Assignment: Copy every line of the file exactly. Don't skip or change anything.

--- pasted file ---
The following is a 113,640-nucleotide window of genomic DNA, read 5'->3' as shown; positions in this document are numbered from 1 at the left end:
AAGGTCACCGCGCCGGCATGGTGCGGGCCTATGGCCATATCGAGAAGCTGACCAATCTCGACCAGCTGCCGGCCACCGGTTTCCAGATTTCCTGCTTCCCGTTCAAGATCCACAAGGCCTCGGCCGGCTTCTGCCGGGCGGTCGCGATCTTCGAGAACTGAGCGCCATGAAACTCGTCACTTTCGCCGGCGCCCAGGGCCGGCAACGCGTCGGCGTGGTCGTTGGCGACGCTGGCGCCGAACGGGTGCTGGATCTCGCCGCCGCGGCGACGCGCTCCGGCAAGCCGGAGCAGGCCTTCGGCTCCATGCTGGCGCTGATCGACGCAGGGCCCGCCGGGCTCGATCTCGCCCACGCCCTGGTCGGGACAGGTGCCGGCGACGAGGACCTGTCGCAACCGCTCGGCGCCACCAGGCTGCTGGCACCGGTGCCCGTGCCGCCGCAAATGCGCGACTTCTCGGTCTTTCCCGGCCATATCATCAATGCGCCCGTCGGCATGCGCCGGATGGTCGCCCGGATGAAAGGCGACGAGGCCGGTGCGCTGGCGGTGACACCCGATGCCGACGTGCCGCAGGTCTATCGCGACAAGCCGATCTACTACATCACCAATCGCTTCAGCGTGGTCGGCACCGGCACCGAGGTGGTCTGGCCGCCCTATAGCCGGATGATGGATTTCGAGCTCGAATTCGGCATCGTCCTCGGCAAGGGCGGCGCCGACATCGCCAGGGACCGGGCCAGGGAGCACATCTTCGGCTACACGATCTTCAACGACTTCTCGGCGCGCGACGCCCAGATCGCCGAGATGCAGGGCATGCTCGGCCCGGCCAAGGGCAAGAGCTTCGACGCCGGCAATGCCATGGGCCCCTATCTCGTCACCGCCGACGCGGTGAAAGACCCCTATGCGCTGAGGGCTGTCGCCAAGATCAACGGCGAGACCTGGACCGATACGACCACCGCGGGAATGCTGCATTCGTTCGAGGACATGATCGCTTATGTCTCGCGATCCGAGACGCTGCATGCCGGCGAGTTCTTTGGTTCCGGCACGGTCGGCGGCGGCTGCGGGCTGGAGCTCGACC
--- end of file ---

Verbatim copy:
The following is a 113,640-nucleotide window of genomic DNA, read 5'->3' as shown; positions in this document are numbered from 1 at the left end:
AAGGTCACCGCGCCGGCATGGTGCGGGCCTATGGCCATATCGAGAAGCTGACCAATCTCGACCAGCTGCCGGCCACCGGTTTCCAGATTTCCTGCTTCCCGTTCAAGATCCACAAGGCCTCGGCCGGCTTCTGCCGGGCGGTCGCGATCTTCGAGAACTGAGCGCCATGAAACTCGTCACTTTCGCCGGCGCCCAGGGCCGGCAACGCGTCGGCGTGGTCGTTGGCGACGCTGGCGCCGAACGGGTGCTGGATCTCGCCGCCGCGGCGACGCGCTCCGGCAAGCCGGAGCAGGCCTTCGGCTCCATGCTGGCGCTGATCGACGCAGGGCCCGCCGGGCTCGATCTCGCCCACGCCCTGGTCGGGACAGGTGCCGGCGACGAGGACCTGTCGCAACCGCTCGGCGCCACCAGGCTGCTGGCACCGGTGCCCGTGCCGCCGCAAATGCGCGACTTCTCGGTCTTTCCCGGCCATATCATCAATGCGCCCGTCGGCATGCGCCGGATGGTCGCCCGGATGAAAGGCGACGAGGCCGGTGCGCTGGCGGTGACACCCGATGCCGACGTGCCGCAGGTCTATCGCGACAAGCCGATCTACTACATCACCAATCGCTTCAGCGTGGTCGGCACCGGCACCGAGGTGGTCTGGCCGCCCTATAGCCGGATGATGGATTTCGAGCTCGAATTCGGCATCGTCCTCGGCAAGGGCGGCGCCGACATCGCCAGGGACCGGGCCAGGGAGCACATCTTCGGCTACACGATCTTCAACGACTTCTCGGCGCGCGACGCCCAGATCGCCGAGATGCAGGGCATGCTCGGCCCGGCCAAGGGCAAGAGCTTCGACGCCGGCAATGCCATGGGCCCCTATCTCGTCACCGCCGACGCGGTGAAAGACCCCTATGCGCTGAGGGCTGTCGCCAAGATCAACGGCGAGACCTGGACCGATACGACCACCGCGGGAATGCTGCATTCGTTCGAGGACATGATCGCTTATGTCTCGCGATCCGAGACGCTGCATGCCGGCGAGTTCTTTGGTTCCGGCACGGTCGGCGGCGGCTGCGGGCTGGAGCTCGACC